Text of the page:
Why the wellness industry could be hindering your healing

How much time and money have you spent on different wellness courses, therapies and treatments only to find that you still keep facing the same challenges? Maybe you feel good after that weekend retreat and you leave on a high feeling ready to transform your life. The motivation lasts for a week or so until life happens again and you kind of feel like you did before the retreat. Or perhaps you were promised some incredible benefits from taking an expensive supplement (hello, reishi mushrooms) but still aren't quite where you'd like to be. It gets exhausting when you feel like you're putting in all the effort and money but are progressing at a slower pace than you would have hoped. It's like something is missing and it seems impossible to find the answer amongst all the noise and promises that are out there. If you have ever experienced this in some shape or form then know that you are in great company. And it's honestly nothing that you are doing wrong - in my opinion, it's the wellness industry that is stepping in our way.

The industry is growing more and more everyday and it's no wonder ~ we need the care more than ever. We've paid such a high price for civilisation; our careers, expectations and commitments are demanding everything from us. It has taken our breath (most of us only breathe at 30% of our total capacity), the health of our bodies and the health of our minds. Tech is faster and it's with us all the time which apparently makes it more convenient to do our work even after we've clocked off. We're working longer hours, spending less time with our families, less time in our kitchens and way more time on our phones, computers, tv's and takeaway menus.We are facing addictions and mental health issues at an unprecedented volume and all of this we have given in exchange for our survival. Society has placed some ridiculous expectations on us and we're pushing ourselves to our limits purely because we feel there is no other way. If it sounds like I'm upset it's because I am. All of this breaks my damn heart! We shouldn't have to do this and we also shouldn't be expected to balance this all out with sporadic and/or really expensive wellness investments. There needs to be more balance in our lives and we need to be thoroughly educated on how to create this on a day to day basis rather than only at crisis points. This is where the role of the wellness industry comes in.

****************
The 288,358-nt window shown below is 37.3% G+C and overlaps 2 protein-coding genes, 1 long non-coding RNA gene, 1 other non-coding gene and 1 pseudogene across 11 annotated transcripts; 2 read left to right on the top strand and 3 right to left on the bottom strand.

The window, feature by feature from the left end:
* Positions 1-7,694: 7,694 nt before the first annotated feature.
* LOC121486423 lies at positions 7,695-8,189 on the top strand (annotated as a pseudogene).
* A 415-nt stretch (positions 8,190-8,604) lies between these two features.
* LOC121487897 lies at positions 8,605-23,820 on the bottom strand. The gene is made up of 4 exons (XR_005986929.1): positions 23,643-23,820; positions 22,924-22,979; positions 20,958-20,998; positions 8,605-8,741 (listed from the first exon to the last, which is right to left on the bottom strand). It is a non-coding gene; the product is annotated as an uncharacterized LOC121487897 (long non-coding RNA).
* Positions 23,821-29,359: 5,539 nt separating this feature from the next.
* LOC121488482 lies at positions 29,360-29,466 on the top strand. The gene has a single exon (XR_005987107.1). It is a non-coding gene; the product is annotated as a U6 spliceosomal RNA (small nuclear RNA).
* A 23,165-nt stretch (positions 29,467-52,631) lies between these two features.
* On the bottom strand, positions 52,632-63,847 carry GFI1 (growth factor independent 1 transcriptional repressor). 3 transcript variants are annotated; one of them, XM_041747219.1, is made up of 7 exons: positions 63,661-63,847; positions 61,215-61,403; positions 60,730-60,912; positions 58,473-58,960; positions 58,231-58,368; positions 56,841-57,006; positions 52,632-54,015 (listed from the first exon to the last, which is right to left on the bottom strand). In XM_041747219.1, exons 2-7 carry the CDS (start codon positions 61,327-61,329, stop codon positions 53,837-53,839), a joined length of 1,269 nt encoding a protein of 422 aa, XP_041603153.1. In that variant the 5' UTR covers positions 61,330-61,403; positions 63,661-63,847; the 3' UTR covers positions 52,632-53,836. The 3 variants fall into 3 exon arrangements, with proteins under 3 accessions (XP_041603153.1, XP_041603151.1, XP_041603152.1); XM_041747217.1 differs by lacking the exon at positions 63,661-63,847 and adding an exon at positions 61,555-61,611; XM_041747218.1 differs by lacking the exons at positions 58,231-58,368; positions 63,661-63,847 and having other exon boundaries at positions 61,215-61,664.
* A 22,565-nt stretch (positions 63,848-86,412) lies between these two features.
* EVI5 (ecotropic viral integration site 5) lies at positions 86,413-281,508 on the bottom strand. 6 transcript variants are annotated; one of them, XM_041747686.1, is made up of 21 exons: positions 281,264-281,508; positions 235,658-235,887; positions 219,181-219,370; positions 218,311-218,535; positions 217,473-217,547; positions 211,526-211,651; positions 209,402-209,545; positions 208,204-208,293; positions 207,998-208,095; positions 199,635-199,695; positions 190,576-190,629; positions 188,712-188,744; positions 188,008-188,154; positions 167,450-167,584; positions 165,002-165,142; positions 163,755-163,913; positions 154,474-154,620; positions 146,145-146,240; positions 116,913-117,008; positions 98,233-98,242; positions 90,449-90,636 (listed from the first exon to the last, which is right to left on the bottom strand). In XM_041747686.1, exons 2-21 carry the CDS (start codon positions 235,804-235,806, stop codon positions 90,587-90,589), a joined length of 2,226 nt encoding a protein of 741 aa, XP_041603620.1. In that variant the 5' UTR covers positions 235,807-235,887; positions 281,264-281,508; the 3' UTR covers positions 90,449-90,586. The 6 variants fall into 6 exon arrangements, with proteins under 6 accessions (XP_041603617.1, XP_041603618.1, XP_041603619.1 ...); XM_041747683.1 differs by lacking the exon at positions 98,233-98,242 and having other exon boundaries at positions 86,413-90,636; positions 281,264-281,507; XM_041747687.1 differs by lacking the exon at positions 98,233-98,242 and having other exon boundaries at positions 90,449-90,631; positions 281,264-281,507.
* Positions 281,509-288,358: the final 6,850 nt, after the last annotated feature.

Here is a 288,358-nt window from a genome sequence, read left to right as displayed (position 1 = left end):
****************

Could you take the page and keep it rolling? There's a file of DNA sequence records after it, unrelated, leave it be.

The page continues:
Let me get straight to it: the wellness industry is thriving not only because we need it but because the solutions they are providing are not long-lasting, sustainable, supportive, embodied or truly holistic.

What I mean by this is that for many of the offerings/products out there (not all of them - there are loads of genuine and valuable ones) they are:

  1. Too niche - you're paying a pretty penny to work on one aspect of your multi-faceted existence. e.g. shadow work is great and important but what about the daily practices that are going to move physical energy. Are you being educated on how to eat to support your mental health too?

  2. They are superficial - the downfall of some retreats, courses or therapies are that they tend to be either a quick fix or they lack the continuity of care. There's not enough community building, ongoing or slow-paced but change-making support. The industry has a lot of "one-time-offer" types of services that rarely give you the tools to continue on the path. Or, they promise big changes after only a few sessions when real, long-lasting progress needs to happen over a longer period of time.

  3. Physically unsustainable - herbs, essential oils, product packaging, over-harvesting, shipping and the list goes on. How many products lack the mindfulness of their world-wide impact? We're sold the product with promises of changing our lives and emphasising the effect on our individual experience while totally ignoring the elephant in the room - how sustainable is that product? This kind of wellness marketing keeps us disengaged and disconnected from the ripple effect of our decisions on the whole - these products depend on our myopic and selfish choices in order to thrive. Holistic wellness should be teaching us to consciously consider our impact on our Earth because our health is dependent upon it. This awareness alone can sometimes be enough to create a huge healing shift within us when we truly embody the meaning of it all. When we become more mindful of our choices and our impacts, we naturally accumulate a sense of compassion for not only our planet but also for our fellow human beings. It becomes a lesson in it's own right because we no longer live for just ourselves but we live for the greater good. Compassion has the ability to set us free. Side Note: the other problem with product-based wellness is that it keeps us looped in the cycle of searching for the answer/leaning on external support or cures. "They" don't want you to know that you could live a healthy and happy life without their product. Empowered self-healers don't = $.

  4. Financially unsustainable - I don't know about you but I certainly can't afford to pay for a gym membership, a regular massage, an online retreat for manifestation plus a kg of organic celery every week and every month. While I'm sure these individual offerings have improved the lives of many, and even I have personally enjoyed them, it also adds up to a lot of money. It's disheartening when we feel like our health has to take the back seat because we can't afford it. The wellness industry is really good at making us believe that health is only accessible for a hefty price. So how accessible is that for everyone? Can someone with a low-socioeconomic status reap the benefits? Aren't we all entitled to feeling well? There's so much wrong with this.